In DepthColumnsElephant economies climb the ladder

Sun,19Nov2017

Posted on Tuesday, 24 September 2013 17:06

Elephant economies climb the ladder

Patrick Smith

After a decade of unprecedented growth, the prognosis for Africa and other developing economies – whether emerging or frontier states – is much rockier. And the rising-star economies are under attack... on two fronts.

Time for a bit of reckless cheerleading to counter all those numerate sceptics out there. Yes, the elephant will scale the ladder, and it will not bring the house crashing down.

By elephant, I mean those countries outside the West that host 88% of the world's people.

Yes, there are reams of financial statistics showing developing economies heading south after a long boom.

If African economies are less able to grow in Asia's slipstream, that will put more reliance on intra-African trade.

But there are plenty of demographic, technological and cultural factors pointing in the opposite direction.

The fashionable new gloom about Africa and other developing economies is overblown.

That does not make the transformation of those economies any easier, but it assuredly remains on the agenda.

After a decade of unprecedented growth, the prognosis for those countries – whether emerging or frontier states – is much rockier, say the number crunchers in Western treasuries and their banker friends.

The rising-star economies are under attack on two fronts.

The first wake-up call comes from the Federal Reserve and Wall Street, sheathed in innocuous-sounding jargon.

Policymakers in developing economies were told in June that they should brace themselves for a tapering of quantitative easing.

That is not a remedy for an intestinal complaint but a warning that the US Federal Reserve will cut its $85bn-a-month bond-buying programme as the green shoots of America's economic recovery start growing.

Effects of the cutback on liquidity are already evident.

Money is tighter, and countries such as Ghana and Nigeria that are floating bonds are not getting the rates of a year ago.

Free- spending investors are becoming more cautious, and portfolio flows are ebbing.

For those African states chasing money to finance transport and energy projects, this is no mere statistical blip.

Crudely put, the economic balance of power looks to be tilting back to the rich world, particularly in the USA's massive domestic market, where consumer demand is growing again.

Yet, in theoretically rich Europe, the crisis persists.

Youth unemployment is averaging 30-55% in Greece, Spain, Portugal and Italy, all of whose economies have shrunk alarmingly since 2008.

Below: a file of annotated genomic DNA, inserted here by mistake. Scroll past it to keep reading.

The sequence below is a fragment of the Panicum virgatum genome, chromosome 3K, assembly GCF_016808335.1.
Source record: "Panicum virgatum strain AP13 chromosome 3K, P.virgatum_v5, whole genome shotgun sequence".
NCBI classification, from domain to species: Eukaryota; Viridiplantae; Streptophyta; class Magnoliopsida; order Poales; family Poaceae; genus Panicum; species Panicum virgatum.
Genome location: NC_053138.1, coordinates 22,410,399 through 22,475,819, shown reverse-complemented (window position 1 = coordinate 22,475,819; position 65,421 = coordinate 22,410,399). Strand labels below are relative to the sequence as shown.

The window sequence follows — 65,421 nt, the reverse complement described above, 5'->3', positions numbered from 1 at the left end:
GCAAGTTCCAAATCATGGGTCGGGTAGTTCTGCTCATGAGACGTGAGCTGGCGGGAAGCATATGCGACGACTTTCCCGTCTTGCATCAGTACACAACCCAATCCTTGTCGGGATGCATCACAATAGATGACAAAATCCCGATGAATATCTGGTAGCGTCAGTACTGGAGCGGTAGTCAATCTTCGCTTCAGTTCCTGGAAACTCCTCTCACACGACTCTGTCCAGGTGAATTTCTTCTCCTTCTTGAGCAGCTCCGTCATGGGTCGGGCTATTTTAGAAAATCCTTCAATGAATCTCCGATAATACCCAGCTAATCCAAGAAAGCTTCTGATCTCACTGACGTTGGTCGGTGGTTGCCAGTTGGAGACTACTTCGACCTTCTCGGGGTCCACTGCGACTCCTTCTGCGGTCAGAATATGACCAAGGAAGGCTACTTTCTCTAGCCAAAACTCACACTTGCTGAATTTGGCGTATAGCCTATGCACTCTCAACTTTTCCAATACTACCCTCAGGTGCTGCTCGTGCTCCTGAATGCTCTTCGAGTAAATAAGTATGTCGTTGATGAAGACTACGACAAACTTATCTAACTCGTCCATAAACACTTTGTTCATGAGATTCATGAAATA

On the other battlefront for developing countries the slowdown in the mega-economies of China and India seems to reinforce the sense of a pendulum swinging Westwards and rich-wards.

On that, it is hard to gainsay the number crunchers.

This year, the International Monetary Fund forecasts that China will grow by 7.8% and India by 5.6%, compared to double-digit growth in the decade before the 2008 crisis.

On average, this year African economies are forecast to grow faster than Asian ones.

So how seriously will this emerging market slowdown hold back Africa's prospects?

Undeniably, the days of a soaraway Chinese economy dragging the rest of the developing world along in its wake are over for now.

China is getting older and more middle class. It is also trying to manage a rapidly rising debt burden of about 50% of its gross domestic product.

India – with one of the highest current account and budget deficits in the world – has a different set of more overtly political problems.

Faced with a resurgent West, both Beijing and New Delhi are looking at some sweeping policy adjustments of their own.

This new era of rebalancing East and West offers opportunities and risks for Africa.

If African economies are less able to grow in Asia's slipstream, that will put more reliance on intra-African trade.

That should have been happening anyway, say the wise economists of the African Development Bank. They may now become more influential on policy.

Activist economics will work in Africa. Its economies can, with smarter diplomacy and better infrastructure, pull in Chinese manufacturing investment.

With relentless investment in education and entrepreneurship, Africa can maximise the power of its workforce, the world's most youthful.

And African states are still far from effectively using the continent's reserves of untapped arable land, 60% of the world's total.

There is no question that the emerging market slowdown is upon us, but the ingenuity shown over the past decade does not have to slow down too.

It is time for the thinkers to help push that elephant up the ladder. ●



Patrick Smith

Patrick Smith

Patrick Smith is Editor-in-Chief of The Africa Report. He has edited the political and economic insider newsletter Africa Confidential since 1992 and was associate producer on a documentary about the 2004 coup attempt in Equatorial Guinea commissioned by Britain's Channel 4 television.

 

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